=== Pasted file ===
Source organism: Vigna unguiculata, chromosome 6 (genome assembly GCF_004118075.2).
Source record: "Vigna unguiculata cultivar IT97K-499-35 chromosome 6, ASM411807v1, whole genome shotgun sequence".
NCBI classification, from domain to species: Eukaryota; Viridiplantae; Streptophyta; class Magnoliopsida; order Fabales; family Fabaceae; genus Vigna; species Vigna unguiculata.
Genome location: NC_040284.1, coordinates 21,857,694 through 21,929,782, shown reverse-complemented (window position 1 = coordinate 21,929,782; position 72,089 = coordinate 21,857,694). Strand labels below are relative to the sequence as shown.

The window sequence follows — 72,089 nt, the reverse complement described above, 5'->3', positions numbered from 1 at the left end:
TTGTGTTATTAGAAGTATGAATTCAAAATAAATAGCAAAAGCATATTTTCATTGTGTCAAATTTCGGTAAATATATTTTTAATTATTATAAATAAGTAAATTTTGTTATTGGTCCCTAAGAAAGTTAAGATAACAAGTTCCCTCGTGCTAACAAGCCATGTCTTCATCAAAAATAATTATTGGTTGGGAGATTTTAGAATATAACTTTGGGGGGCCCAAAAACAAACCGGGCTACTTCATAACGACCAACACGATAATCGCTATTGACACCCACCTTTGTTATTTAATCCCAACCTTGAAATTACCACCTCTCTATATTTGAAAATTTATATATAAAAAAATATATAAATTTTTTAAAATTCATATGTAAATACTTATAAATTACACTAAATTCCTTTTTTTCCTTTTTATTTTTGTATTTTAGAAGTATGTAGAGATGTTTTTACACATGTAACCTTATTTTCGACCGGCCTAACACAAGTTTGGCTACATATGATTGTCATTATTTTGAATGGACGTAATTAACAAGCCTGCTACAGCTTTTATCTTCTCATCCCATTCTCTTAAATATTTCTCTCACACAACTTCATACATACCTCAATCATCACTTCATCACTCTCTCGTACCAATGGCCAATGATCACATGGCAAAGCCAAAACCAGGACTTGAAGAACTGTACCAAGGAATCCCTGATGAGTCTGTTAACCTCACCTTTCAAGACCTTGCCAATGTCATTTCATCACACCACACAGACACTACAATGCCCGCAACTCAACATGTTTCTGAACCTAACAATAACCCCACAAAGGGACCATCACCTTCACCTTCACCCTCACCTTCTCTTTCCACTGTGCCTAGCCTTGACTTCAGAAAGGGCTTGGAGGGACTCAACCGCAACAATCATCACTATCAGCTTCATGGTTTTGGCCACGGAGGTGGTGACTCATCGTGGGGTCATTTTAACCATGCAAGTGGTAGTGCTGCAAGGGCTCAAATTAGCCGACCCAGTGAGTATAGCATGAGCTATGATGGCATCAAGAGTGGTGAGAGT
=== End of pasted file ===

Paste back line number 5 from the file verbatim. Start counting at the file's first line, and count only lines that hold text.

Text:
The window sequence follows — 72,089 nt, the reverse complement described above, 5'->3', positions numbered from 1 at the left end: